October 8 Green Energy News

Headline News:

  • Residential prices for electricity have dropped this year for the first time since 2002, despite worries that shutting down coal-fired power plants and relying more on wind and solar would ruin the economy, according the Energy Information Administration. This it not what the defenders of burning coal said would happen. [Houston Chronicle]
Coal conveyor belt (AP Photo / David J. Phillip)

Coal conveyor belt (AP Photo / David J. Phillip)

  • According to the team from the Solar Energy Institute of the Universidad Politécnica de Madrid, up to 1 MWh of energy can be stored in just one cubic meter of molten silicon. Silicon is the most abundant element in the Earth’s crust. The technology holds a promise for dealing with the intermittency of renewable power generation. [E&T magazine]
  • More Scottish homes and businesses are seeing the benefit of renewable heat than ever before, according to new figures. Data published by the Energy Saving Trust estimate that last year saw the largest annual increase in renewable heat output since measurement began in 2008, up by over 1,100 GWh in a single year. [Scottish Construction Now]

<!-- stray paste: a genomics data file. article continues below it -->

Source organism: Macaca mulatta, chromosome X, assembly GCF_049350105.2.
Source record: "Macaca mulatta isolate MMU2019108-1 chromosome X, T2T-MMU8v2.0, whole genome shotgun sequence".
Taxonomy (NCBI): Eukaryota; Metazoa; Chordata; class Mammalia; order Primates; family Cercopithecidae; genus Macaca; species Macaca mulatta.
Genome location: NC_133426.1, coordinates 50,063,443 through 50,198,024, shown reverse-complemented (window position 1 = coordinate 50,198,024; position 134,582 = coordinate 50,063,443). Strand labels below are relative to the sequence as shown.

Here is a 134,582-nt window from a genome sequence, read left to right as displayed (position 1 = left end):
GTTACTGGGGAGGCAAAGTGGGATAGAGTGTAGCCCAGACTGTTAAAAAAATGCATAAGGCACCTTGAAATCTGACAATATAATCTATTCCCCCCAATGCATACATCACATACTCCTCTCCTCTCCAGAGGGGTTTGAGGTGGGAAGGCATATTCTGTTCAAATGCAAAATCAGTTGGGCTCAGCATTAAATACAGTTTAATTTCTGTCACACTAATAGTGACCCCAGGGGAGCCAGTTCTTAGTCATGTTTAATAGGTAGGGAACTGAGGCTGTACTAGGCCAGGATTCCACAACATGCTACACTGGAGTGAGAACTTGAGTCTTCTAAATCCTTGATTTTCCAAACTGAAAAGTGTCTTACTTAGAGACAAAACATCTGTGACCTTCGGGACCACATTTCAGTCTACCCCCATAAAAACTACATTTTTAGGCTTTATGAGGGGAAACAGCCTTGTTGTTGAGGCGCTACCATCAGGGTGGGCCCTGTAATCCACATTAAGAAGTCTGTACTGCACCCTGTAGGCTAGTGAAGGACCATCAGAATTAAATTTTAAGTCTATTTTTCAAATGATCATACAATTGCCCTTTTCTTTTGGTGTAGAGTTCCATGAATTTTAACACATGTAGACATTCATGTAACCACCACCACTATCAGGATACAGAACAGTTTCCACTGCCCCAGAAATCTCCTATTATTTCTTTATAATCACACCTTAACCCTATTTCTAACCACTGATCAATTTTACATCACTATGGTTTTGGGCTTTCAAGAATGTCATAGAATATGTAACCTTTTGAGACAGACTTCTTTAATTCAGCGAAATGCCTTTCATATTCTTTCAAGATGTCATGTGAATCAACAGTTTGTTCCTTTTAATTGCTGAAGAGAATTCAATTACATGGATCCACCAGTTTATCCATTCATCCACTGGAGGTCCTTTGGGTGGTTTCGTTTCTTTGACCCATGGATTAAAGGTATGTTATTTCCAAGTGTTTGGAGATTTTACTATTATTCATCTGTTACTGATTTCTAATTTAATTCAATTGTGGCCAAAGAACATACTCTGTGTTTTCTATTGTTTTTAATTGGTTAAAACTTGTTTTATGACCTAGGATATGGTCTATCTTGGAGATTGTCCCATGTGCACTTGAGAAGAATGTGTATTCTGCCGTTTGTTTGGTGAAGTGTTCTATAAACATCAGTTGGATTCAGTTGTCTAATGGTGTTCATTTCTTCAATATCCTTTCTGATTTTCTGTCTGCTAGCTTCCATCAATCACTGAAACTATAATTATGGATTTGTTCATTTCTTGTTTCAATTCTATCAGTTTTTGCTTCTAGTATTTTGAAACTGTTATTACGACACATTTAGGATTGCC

• If the European Union is to meet the terms laid out in the Paris Agreement to reduce greenhouse gas emissions in 2050 by 80-95% compared to 1990 levels, the Member States have to act fast, and act now, beginning the process of decarbonizing, according to a report just published by the European Environment Agency. [pv magazine]
  • State and local leaders joined executives from NextEra Energy Resources and Xcel Energy to celebrate commissioning the Roswell and Chaves County Solar Energy Centers, New Mexico’s largest solar energy projects. They feature about 600,000 solar panels on trackers with a total generating capacity of 140 MW. [Electric Light & Power]

For more news, please visit geoharvey – Daily News about Energy and Climate Change.

October 8 Green Energy News posted first on Green Energy Times


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